Fun With Indie Publishing Part 1

I've had friends and acquaintances ask me about my indie publishing and how (and if) they should indie publish. I'm always happy to help and tell what I've learned, but I tend to worry that I'm forgetting something. So, I decided I would make a series of blog posts on what I do to indie publish. It's been a learning process as I've gone along and I'm still very much in the learning phase so please don't take anything I say as gospel. Use what you will and be sure to explore and learn some on your own as well.

Okay, step one, do you want to indie publish?

Honestly, with the climate today, early 2012, I can't imagine a reason not to indie publish. Does this mean you're giving up on your goal to be traditionally published? No. It means you are playing both sides of the fence. You can continue to send out submissions to the traditional markets while you indie publish other pieces. There are also writers who have no desire to traditionally publish and only want to indie publish.

What can I indie publish?

Whatever you want that you have the current rights to. Articles, short stories, short story collections, poetry collections, novellas, novels, nonfiction books, etc.

How do I indie publish?

This question I'll answer in stages. Stage 1. The easiest and most efficient ways to self publish are to do it yourself through KDP, PubIt, and Smashwords.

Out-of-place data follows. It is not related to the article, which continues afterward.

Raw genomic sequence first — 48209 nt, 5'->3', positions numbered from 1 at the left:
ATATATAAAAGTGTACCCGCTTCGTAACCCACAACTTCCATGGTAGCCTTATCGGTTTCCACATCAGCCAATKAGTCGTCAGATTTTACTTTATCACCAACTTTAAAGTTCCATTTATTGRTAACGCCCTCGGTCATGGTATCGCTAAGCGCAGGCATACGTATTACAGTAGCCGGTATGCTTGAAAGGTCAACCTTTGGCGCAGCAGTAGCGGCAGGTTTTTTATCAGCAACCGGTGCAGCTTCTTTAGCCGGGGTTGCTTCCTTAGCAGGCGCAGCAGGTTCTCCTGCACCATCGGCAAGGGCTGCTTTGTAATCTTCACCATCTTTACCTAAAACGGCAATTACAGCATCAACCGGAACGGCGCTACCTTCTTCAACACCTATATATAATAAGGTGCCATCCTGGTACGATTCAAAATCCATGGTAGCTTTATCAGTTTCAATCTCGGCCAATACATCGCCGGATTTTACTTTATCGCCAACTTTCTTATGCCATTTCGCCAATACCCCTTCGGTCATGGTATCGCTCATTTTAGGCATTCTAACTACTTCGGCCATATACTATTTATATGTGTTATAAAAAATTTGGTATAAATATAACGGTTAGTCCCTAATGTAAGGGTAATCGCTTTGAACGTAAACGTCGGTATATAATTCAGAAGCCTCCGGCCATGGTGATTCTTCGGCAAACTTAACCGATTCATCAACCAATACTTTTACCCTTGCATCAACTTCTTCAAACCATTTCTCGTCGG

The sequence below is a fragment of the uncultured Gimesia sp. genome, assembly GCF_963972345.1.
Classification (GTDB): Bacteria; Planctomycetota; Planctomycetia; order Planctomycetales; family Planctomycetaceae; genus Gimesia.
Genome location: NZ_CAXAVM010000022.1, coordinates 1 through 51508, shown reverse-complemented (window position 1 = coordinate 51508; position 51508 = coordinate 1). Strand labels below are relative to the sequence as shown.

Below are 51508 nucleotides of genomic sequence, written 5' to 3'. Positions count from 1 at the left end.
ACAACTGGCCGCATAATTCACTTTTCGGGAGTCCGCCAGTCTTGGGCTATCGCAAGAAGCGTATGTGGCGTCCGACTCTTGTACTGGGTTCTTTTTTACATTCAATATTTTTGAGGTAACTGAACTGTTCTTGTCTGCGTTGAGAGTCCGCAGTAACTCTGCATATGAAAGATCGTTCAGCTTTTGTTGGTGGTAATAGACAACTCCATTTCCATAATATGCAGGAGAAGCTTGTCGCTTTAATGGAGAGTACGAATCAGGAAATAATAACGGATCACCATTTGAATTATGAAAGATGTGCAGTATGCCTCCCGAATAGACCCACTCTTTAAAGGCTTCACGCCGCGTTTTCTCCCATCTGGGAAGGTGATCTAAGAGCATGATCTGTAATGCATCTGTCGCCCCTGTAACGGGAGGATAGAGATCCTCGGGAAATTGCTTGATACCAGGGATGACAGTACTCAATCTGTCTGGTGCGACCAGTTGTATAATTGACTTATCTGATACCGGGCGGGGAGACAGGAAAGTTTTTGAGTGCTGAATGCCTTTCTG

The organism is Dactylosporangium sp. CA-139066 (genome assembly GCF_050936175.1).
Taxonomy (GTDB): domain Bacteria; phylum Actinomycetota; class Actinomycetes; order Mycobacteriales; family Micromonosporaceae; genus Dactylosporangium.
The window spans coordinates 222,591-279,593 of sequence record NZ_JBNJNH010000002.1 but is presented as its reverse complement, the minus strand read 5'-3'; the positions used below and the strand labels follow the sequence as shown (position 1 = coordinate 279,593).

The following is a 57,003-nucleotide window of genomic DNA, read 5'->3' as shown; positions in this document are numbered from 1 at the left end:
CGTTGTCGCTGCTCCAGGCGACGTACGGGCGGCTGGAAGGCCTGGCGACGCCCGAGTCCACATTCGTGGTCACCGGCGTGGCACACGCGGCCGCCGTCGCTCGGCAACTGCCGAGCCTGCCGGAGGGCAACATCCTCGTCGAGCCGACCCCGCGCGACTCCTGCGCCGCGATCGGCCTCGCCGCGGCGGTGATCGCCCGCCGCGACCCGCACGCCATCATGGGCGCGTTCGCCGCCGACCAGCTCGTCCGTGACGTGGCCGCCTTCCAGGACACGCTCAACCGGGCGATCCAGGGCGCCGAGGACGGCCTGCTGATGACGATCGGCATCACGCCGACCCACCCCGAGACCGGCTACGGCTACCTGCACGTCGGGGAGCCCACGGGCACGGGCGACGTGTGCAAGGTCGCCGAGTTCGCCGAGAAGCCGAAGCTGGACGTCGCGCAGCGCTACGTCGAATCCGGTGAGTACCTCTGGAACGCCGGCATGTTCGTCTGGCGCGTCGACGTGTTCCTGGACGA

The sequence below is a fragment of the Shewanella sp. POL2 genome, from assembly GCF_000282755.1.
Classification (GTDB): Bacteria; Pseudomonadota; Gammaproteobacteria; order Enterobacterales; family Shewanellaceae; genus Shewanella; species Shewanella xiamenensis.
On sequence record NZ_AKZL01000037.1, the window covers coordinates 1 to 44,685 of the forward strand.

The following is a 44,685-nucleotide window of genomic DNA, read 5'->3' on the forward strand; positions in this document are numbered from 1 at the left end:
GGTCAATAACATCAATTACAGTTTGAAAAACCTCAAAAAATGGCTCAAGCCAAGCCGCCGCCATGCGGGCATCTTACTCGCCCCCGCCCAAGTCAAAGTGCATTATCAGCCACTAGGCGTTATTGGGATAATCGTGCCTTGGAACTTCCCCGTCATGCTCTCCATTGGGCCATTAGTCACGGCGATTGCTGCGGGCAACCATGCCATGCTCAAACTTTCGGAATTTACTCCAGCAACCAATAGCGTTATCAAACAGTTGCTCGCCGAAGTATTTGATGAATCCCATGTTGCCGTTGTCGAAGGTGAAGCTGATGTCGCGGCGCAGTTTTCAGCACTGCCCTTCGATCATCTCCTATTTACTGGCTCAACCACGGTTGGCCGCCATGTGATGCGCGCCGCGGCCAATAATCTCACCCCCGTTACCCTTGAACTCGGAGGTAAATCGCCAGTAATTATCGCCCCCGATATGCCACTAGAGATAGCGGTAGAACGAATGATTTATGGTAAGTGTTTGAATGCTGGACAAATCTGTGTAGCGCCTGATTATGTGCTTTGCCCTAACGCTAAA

KDP is Amazon's digital self-publishing platform. There are no upfront costs.

PubIt is Barnes and Noble's digital self-publishing platform. There are no upfront costs.

Smashwords is an independent company which will distribute your digital content to Apple, Sony, Kobo, and Diesel. There are no upfront costs.

Sign up and start accounts with all three. You'll notice Smashwords also distributes to B&N, but you get better royalty rates by going directly through PubIt. Very much worth the extra time to set up the account and upload. You'll need to provide your banking information - to get paid. And your social security number - for tax purposes. You can also put in your publisher name - you are your own publisher - pick a name it looks more professional. If you are going to publish under several pen name you should set up a publisher account with Smashwords; if you're only publishing under one name a regular account is fine.